<img height="1" width="1" style="display:none" src="https://www.facebook.com/tr?id=382502488894767&amp;ev=PageView&amp;noscript=1">

Speaker Spotlight: Jonathan Mannion talks capturing Hip-Hop's greatest album covers

Jerel Marshall
Posted by Jerel Marshall on Aug 19


For the past two decades, Jonathan Mannion has photographed a laundry list of rappers and R&B singers creating a portfolio jam packed with some of the most iconic pictures in hip-hop history. He has created album covers for the likes of Jay-Z, Eminem and Aliyah to name a few. Mannion is among the most important photographers to ever set a lens on hip-hop.

Check out BET's Top 10 Jonathan Mannion Album Covers

What made you fall in love with hip-hop?

I’ve always been a music lover ever since I was little. I’ve gone through every phase of loving 80’s pop music. My parents definitely had music playing in the house but it was like Elton Johnand Bread. So that was the foundation. When I started deciding what I was going to listen to I sort of went into the Alternative space so like Depeche Mode, the cure and new order and that kind of stuff. That was my foundation. When I was in highschool. There was a kid in my English class that was like ‘yo, you need to check this out,’ and he put headphones on me. It had so many classics, or what I know now as classics. Like Dana Dane, Kool Moe D and Slick Rick. I was like, ‘oh my god. What is this?’ It immediately opened this portal into what would really grow into a total love of hip-hop music.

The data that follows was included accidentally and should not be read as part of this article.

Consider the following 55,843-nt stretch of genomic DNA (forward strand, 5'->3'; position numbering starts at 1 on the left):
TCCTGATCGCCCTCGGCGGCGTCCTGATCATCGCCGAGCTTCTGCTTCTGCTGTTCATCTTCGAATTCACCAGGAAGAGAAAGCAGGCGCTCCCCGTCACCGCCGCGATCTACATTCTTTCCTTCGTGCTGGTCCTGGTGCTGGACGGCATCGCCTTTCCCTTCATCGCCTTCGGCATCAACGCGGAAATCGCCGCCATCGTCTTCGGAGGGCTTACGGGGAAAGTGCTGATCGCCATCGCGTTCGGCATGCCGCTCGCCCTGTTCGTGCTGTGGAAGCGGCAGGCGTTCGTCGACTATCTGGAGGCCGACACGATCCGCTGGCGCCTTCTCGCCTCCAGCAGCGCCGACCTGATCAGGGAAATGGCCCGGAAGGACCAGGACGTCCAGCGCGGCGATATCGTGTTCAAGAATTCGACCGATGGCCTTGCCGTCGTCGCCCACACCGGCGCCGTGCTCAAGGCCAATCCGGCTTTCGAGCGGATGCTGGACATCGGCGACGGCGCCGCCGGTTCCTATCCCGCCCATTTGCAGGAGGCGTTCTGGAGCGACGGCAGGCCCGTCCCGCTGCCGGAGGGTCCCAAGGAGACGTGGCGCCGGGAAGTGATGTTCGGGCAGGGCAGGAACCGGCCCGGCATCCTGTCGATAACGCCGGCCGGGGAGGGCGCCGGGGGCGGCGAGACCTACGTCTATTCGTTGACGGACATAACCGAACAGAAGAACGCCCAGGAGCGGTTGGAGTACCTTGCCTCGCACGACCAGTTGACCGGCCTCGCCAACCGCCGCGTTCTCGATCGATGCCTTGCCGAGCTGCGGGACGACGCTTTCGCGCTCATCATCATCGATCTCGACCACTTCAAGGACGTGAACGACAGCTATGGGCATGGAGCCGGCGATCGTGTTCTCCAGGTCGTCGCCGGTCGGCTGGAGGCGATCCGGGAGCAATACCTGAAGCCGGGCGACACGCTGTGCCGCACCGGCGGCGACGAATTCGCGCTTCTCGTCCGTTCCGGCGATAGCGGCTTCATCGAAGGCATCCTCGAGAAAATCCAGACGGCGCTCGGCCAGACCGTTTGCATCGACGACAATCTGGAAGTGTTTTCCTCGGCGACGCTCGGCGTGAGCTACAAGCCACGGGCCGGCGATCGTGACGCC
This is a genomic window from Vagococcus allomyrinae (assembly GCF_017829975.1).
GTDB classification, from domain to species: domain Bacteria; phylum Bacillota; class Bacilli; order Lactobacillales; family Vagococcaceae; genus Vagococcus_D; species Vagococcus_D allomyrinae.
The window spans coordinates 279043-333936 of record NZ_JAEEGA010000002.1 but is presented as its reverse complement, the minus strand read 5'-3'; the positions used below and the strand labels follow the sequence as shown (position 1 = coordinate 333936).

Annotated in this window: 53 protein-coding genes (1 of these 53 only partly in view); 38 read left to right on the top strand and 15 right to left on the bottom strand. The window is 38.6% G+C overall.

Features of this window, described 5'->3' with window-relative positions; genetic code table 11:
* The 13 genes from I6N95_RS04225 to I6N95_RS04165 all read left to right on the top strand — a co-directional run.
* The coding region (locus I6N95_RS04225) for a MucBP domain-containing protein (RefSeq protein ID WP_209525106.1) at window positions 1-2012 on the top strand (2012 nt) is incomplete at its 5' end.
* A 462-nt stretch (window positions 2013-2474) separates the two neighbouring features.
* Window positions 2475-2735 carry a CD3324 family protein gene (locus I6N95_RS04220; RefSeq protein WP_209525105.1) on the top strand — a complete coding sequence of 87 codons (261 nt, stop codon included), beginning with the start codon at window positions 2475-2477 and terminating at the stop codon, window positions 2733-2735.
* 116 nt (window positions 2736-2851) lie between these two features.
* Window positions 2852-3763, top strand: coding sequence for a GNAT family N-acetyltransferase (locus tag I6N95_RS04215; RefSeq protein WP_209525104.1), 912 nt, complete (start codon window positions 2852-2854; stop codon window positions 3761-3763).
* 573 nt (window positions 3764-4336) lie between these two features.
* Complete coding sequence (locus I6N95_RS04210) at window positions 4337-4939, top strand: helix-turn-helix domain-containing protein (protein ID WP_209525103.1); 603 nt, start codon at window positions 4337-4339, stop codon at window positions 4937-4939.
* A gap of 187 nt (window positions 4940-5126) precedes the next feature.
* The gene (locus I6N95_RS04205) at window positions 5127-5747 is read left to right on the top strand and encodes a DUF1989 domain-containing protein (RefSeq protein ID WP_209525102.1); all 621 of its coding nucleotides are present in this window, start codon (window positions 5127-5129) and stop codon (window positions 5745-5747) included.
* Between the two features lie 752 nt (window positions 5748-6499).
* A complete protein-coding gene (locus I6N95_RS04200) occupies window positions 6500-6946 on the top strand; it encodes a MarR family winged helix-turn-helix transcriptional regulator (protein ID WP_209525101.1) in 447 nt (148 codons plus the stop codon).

You said your early favorites included a lot of 80’s pop. Through your time working in hip-hop you got a chance to see it really blossom into pop culture. What has that experience been like?

It’s been an honor to be a part of the movement on such a critical level. When you close your eyes and think about a picture of Jay-Z or DMX or even Outkast-- nine times out of ten it’s probably a Manion photo. My contribution of visuals and storytelling is really a gift from God through me to the world. To be able to really showcase these incredible talents, to really give the world an authentic story was really the goal at all times. Looking back at a 20 year career, it’s a special feeling to look back and be like, ‘I’m really apart of this and you can never erase me from it.’ There is never a moment that I’m slacking because I know that these images are going to last forever as a representation of who we are in this moment and who will always be. I wanted to create timeless images that last forever.

What’s the most important connection you’ve made during your time working in hip-hop?

I think the most important connection that I make is with my subjects. It’s a connection in that you are making something with an artist and that connection yields a final product. There is no separation. The camera is just a tool for documenting. I would say that’s the critical component is the connection between you and the subject.